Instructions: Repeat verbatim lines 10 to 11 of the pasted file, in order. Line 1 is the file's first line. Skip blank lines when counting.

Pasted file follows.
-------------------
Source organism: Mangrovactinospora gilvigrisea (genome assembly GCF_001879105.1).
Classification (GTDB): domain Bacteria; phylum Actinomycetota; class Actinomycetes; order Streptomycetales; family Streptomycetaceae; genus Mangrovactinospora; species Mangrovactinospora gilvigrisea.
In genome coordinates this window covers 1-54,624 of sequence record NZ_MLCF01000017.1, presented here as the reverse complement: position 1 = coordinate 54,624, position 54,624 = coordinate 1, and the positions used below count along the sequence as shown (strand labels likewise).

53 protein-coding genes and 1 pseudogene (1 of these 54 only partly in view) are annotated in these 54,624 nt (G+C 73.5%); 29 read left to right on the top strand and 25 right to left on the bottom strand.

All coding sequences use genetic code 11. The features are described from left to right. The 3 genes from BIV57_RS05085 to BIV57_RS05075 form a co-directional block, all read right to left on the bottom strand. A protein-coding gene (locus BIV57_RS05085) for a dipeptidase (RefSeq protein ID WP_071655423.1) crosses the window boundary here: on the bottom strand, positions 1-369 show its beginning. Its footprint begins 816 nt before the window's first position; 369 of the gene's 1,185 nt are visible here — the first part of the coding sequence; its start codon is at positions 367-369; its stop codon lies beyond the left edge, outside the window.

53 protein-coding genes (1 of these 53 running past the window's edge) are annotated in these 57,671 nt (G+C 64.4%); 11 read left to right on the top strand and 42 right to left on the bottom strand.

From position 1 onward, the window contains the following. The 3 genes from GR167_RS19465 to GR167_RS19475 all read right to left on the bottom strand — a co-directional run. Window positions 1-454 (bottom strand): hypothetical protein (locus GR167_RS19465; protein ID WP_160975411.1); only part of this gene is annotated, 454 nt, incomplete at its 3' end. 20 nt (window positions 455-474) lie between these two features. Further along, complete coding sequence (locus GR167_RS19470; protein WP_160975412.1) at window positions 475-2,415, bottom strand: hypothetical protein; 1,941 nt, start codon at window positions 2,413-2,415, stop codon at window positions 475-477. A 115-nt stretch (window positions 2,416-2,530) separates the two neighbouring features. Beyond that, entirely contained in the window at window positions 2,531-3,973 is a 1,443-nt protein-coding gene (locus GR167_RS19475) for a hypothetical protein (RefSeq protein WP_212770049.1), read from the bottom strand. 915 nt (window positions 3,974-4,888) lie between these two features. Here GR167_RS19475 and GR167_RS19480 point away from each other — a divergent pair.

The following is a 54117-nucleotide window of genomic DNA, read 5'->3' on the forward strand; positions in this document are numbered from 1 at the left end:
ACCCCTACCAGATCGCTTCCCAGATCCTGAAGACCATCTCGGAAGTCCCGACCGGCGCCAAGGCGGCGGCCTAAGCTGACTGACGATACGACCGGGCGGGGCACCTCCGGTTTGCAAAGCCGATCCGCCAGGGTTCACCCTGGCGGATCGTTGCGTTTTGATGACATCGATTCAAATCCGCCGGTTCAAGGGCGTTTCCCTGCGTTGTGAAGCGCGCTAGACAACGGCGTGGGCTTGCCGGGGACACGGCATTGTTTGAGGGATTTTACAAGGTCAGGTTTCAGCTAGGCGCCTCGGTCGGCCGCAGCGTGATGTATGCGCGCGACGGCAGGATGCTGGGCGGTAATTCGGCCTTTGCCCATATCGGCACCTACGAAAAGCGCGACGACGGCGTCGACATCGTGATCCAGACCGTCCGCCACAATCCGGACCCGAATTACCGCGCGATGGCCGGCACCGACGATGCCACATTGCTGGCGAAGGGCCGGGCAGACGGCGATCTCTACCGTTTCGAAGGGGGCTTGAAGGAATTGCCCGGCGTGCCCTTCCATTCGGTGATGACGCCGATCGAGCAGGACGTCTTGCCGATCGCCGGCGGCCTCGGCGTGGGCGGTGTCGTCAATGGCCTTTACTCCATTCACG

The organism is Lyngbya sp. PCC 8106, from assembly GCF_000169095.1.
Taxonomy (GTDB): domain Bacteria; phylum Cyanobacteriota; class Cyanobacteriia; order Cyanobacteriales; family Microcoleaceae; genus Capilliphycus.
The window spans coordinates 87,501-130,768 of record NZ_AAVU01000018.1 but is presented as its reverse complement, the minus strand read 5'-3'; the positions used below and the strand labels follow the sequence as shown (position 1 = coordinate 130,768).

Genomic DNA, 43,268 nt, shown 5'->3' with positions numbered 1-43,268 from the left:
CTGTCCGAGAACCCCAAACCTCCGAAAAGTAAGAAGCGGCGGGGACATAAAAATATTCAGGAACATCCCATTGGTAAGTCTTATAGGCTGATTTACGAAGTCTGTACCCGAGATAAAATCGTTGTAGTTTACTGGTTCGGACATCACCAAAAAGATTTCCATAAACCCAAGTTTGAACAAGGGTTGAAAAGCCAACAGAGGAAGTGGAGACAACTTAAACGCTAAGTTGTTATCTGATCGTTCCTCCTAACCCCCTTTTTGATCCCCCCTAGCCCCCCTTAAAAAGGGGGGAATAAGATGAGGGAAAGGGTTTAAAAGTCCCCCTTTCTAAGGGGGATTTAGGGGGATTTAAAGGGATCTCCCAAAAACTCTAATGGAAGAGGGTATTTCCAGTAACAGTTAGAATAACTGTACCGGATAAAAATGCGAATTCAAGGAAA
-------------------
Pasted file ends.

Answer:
The organism is Lyngbya sp. PCC 8106, from assembly GCF_000169095.1.
Taxonomy (GTDB): domain Bacteria; phylum Cyanobacteriota; class Cyanobacteriia; order Cyanobacteriales; family Microcoleaceae; genus Capilliphycus.